This ambitious interagency collaboration is celebrating 13 years of empowering communities across the world to more effectively manage their water resources.
One night in July 2018, a rupture of the Xe Namnoy Xe Pian Dam in Laos sent more than 130 billion gallons of water cascading into downstream communities located along the Xe Pian and Xe Khong rivers in Laos’ Attapeu province, displacing thousands. The Mekong team of SERVIR, a partnership between USAID and NASA designed to build national capacity to apply science to policy, responded immediately, teaming up with NASA's Disasters Program, the Japan Aerospace Exploration Agency, and the European Space Agency to obtain satellite imagery that penetrated the thick cloud cover above the flood-stricken region and provided emergency response teams on the ground with near-real-time information about the movement of floodwaters in the days following the dam break. These efforts not only responded to local authorities’ requests for updated situational awareness, but they also helped gauge the socio-economic impacts of the flood, as SERVIR-Mekong's institutional partners combined satellite data with infrastructure maps, land-use maps, and topographic information to measure the depth of floodwaters in particular areas and fine-tune estimates for flood-related economic damages.
Based on this and other ongoing efforts, SERVIR-Mekong is connecting subject matter experts from NASA and Deltares (Netherlands) to further strengthen regional capacity in innovative and practical applications of synthetic aperture radar (SAR) satellite data for water monitoring and disaster management. This is just one example of the many benefits SERVIR (which means "to serve" in several languages”) offers scientists and development experts in 45 countries and counting, as the project equips partners with the skills and information needed to handle environmental challenges as they arise, while empowering local scientists and policymakers—and the communities they serve—to become more self-reliant.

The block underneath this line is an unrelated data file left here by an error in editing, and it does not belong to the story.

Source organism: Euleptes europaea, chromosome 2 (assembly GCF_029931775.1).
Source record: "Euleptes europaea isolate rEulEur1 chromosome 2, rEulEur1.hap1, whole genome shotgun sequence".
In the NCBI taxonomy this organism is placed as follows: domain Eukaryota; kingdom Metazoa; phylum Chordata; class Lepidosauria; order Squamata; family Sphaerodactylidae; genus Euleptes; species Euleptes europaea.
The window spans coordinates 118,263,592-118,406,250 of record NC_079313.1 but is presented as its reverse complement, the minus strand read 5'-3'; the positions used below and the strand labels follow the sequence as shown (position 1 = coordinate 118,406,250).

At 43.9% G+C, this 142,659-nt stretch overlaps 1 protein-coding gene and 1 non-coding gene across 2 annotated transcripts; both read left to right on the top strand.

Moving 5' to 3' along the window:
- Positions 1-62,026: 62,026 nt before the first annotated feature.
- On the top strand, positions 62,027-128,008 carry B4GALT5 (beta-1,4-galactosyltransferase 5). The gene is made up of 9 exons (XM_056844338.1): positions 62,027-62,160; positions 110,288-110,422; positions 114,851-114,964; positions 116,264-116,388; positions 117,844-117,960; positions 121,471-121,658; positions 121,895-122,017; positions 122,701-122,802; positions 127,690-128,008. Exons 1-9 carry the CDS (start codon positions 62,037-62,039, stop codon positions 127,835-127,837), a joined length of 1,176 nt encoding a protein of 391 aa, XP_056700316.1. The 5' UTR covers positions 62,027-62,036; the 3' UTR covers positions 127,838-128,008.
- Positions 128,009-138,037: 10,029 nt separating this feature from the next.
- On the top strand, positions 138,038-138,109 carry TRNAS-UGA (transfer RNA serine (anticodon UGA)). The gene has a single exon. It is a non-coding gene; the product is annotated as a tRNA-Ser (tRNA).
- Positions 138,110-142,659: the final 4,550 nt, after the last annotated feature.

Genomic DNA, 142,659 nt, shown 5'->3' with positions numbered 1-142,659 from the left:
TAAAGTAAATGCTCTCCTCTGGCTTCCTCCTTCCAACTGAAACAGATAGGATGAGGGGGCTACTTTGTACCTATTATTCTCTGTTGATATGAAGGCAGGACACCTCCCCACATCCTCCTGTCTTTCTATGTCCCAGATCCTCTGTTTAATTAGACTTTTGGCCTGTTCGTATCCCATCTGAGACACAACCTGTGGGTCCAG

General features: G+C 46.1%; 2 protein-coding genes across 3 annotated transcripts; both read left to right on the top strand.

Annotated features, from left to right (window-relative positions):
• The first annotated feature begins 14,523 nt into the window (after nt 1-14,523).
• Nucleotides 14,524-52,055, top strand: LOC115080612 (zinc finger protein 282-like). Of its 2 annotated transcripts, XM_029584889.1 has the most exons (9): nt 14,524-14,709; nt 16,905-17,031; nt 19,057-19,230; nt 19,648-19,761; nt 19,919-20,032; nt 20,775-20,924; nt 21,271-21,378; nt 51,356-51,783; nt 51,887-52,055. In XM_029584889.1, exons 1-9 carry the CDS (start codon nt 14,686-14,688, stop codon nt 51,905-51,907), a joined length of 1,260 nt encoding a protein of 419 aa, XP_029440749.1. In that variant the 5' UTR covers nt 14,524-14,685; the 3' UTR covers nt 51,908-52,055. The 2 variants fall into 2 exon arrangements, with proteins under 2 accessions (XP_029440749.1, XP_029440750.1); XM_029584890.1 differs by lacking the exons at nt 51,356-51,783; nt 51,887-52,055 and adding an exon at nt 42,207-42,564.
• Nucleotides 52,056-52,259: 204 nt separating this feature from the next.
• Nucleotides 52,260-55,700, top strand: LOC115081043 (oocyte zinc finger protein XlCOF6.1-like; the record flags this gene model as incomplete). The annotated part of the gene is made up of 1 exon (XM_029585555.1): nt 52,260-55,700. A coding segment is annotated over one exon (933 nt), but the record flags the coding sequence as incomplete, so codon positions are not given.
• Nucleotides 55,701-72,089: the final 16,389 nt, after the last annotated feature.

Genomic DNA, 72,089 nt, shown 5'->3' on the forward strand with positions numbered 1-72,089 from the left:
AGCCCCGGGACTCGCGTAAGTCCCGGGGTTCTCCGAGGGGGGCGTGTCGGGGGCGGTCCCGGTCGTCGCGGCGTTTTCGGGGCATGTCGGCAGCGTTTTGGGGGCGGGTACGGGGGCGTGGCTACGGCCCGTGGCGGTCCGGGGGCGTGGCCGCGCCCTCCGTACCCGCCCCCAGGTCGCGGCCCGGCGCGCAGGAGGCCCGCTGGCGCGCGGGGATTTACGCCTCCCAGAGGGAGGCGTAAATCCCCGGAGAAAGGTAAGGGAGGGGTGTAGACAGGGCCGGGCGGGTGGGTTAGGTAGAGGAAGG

Through five regional hubs, SERVIR engages a primary institutional partner that helps connect NASA and USAID officials with their local counterparts. These institutional partners, such as the Asian Disaster Preparedness Center in the Mekong basin, not only offer connections to national governments and development agencies, but also facilitate knowledge transfer and accelerate capacity building by helping connect local scientists, development officials, policymakers, and emergency response officials.
NASA's satellite imagery and climate and weather data not only keeps Americans informed, but in countries worldwide it can strengthen national and international systems by enhancing monitoring, forecasting, and overall awareness of hazards and impacts. This information, in turn, helps USAID and its partners reduce risks related water-related disasters, support local and national governments to set land- or water-use policy that reflects annual weather patterns and water flows, and assist farmers in making the most of their resources.